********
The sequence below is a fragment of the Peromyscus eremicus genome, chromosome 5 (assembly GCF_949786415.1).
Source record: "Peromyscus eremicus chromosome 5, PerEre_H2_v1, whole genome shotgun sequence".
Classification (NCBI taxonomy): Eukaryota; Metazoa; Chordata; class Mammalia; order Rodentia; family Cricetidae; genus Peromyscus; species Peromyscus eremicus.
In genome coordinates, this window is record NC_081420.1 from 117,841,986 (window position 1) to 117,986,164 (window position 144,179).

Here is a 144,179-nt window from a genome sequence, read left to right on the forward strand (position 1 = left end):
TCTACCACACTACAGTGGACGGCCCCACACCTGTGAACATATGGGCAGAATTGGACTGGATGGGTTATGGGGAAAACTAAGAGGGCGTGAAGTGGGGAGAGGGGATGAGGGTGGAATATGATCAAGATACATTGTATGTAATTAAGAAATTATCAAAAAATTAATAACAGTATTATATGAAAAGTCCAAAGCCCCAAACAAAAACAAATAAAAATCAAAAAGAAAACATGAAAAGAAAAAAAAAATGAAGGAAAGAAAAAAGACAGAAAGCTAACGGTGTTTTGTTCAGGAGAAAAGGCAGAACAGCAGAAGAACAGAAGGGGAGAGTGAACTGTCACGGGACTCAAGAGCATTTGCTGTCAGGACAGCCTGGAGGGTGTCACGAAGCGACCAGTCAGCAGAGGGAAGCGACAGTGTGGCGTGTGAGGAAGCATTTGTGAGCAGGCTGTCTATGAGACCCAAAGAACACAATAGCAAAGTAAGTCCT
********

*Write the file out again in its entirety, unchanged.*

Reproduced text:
The sequence below is a fragment of the Peromyscus eremicus genome, chromosome 5 (assembly GCF_949786415.1).
Source record: "Peromyscus eremicus chromosome 5, PerEre_H2_v1, whole genome shotgun sequence".
Classification (NCBI taxonomy): Eukaryota; Metazoa; Chordata; class Mammalia; order Rodentia; family Cricetidae; genus Peromyscus; species Peromyscus eremicus.
In genome coordinates, this window is record NC_081420.1 from 117,841,986 (window position 1) to 117,986,164 (window position 144,179).

Here is a 144,179-nt window from a genome sequence, read left to right on the forward strand (position 1 = left end):
TCTACCACACTACAGTGGACGGCCCCACACCTGTGAACATATGGGCAGAATTGGACTGGATGGGTTATGGGGAAAACTAAGAGGGCGTGAAGTGGGGAGAGGGGATGAGGGTGGAATATGATCAAGATACATTGTATGTAATTAAGAAATTATCAAAAAATTAATAACAGTATTATATGAAAAGTCCAAAGCCCCAAACAAAAACAAATAAAAATCAAAAAGAAAACATGAAAAGAAAAAAAAAATGAAGGAAAGAAAAAAGACAGAAAGCTAACGGTGTTTTGTTCAGGAGAAAAGGCAGAACAGCAGAAGAACAGAAGGGGAGAGTGAACTGTCACGGGACTCAAGAGCATTTGCTGTCAGGACAGCCTGGAGGGTGTCACGAAGCGACCAGTCAGCAGAGGGAAGCGACAGTGTGGCGTGTGAGGAAGCATTTGTGAGCAGGCTGTCTATGAGACCCAAAGAACACAATAGCAAAGTAAGTCCT